Ultimately, conflict is the reason we read novels. It forces characters to make decisions, it tests their strengths and weaknesses, it reveals what makes people tick. Conflict, ultimately is revealing.

A man serenely walking down the street is not a story. It only becomes a story when he is captured by space monkeys who try to force him to root for Duke. Now that's conflict.
Friday, March 20, 2009 | By: Taffy

Contest Time!

Another FUN contest courtesy of Anne Bradshaw on her 'Not Entirely British' blog.  This contest ends on March 25th.

Win a copy of Annette Lyon's new book:  "Tower of Strength"

Tuesday, March 17, 2009 | By: Taffy

What Do Your Characters Want?

I found this great post on Nathan Bransford blog:

WHAT DO YOUR CHARACTERS WANT??

Motivation. It's the powerful emotion that inspires people to get off the couch and grab a tub of ice cream. It's the only thing that is strong enough to pull me out of a very warm bed when it's still dark and cold outside. And it's what inspires Mario to save the princess, despite all sorts of finely rendered cartoon characters standing in his way.

How does this relate to books? Every good book begins with a protagonist who wants something. 

I know that this kind of seems obvious (and it probably is), but there's a reason you don't generally see books about characters cast about by the whims of fate without any sense of purpose or desire whatsoever. Even Odysseus, essentially a powerless character blown about by the gods, has a rock solid motivation: he wants to get home. 

Now, your character doesn't have to know what he/she wants on page one, but it should be conclusively clear by page 30, preferably earlier. And then, every step your protagonist takes after that point should be a step toward that goal, only they are thwarted at every step by obstacles and characters who have their own set of desires.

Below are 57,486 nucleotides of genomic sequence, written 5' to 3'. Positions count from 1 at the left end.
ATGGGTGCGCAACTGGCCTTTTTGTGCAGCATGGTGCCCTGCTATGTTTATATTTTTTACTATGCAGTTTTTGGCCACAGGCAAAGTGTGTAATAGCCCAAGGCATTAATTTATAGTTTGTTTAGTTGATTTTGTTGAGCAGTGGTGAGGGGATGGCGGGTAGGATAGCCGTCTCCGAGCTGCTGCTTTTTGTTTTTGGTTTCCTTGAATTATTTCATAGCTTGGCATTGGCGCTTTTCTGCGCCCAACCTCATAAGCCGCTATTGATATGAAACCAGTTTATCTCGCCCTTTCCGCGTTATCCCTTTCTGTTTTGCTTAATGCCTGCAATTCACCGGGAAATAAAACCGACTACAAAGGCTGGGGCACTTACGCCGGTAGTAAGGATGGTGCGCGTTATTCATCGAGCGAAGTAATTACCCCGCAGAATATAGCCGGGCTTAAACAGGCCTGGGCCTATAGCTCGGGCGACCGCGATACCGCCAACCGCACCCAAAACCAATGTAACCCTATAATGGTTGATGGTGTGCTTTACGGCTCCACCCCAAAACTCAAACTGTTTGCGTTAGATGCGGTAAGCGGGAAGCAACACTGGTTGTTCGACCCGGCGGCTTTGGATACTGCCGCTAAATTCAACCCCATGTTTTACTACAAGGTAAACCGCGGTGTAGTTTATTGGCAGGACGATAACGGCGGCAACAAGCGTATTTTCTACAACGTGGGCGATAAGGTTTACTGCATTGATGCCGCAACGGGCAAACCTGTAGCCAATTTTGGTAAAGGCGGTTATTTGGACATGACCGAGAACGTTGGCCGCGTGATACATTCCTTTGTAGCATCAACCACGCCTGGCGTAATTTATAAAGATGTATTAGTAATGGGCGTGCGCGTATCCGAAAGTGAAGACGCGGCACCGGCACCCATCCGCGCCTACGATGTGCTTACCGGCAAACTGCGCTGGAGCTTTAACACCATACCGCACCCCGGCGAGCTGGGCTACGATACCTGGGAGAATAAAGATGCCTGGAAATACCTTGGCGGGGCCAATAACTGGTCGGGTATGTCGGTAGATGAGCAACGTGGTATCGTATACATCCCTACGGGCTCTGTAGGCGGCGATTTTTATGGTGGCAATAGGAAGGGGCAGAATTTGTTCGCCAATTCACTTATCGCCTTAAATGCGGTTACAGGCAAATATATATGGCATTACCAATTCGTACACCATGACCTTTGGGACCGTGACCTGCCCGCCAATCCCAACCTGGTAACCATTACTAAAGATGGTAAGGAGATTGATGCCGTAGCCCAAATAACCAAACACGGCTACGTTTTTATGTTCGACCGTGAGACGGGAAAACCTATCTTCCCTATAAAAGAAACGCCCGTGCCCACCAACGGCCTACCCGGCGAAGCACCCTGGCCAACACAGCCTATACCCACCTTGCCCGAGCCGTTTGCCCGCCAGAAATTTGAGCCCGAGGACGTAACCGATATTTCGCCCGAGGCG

Many novels, especially genre novels, have a built-in motivation. Think: "save the princess" fantasy novels. It's built into the plot. The protagonist wants to save the princess. There's your motivation. 

But better yet is a novel where a character wants more than one thing, and these two things are at odds. The main character might want to save the princess, but he might just have his eye on the king's throne as well, so he has to decide by the end of the novel which is more important to him. Better still is a character that wants things that are internally contradictory so that they not only have to battle the exterior obstacles to get what they want, but they have to battle conflicting desires within themselves as well. 

Here's a way of illustrating that, Super Mario Bros. style. 

Good: plumber wants to save the princess.
Better: plumber wants to save the princess while besting green-clad brother with similar goal
Best: plumber wants to save the princess while besting green-clad brother with similar goal, but although he is brave he is plagued by the creeping sense that the gamer controlling his every move might want him dead

Every time you introduce something your character wants, internal or external, whether it's saving the princess, acceptance from their parents, or snaring a white whale, you're introducing aplot arc. The main arc should open at the beginning and close conclusively in the climax of your novel. Smaller arcs may be introduced and closed somewhere in between.

Every single character you introduce, major or minor, should also have their own plot arc(s) with defined goals and motivations. The more important the character the longer and more complex the plot arc(s): i.e. your main villain's plot arc is probably introduced toward the beginning and closed at the end, and we probably have a rather nuanced sense of their own desires and contradictions.

This is often where writers miss opportunities: every character, big or small, has to show motivation, agency, and desire. They have to have their own plot arcs. And it's important that the arcs have a beginning, middle, and end. Unless you're under contract for book two, make sure those plot arcs are closed!

At every step of the way, on every page, with every exchange of dialogue and every action, characters are trying to achieve their desires but run into obstacles, whether internal, external, or because they're encountering characters who want something different than they do. This is conflict. 
Thursday, March 12, 2009 | By: Taffy

Another Contest!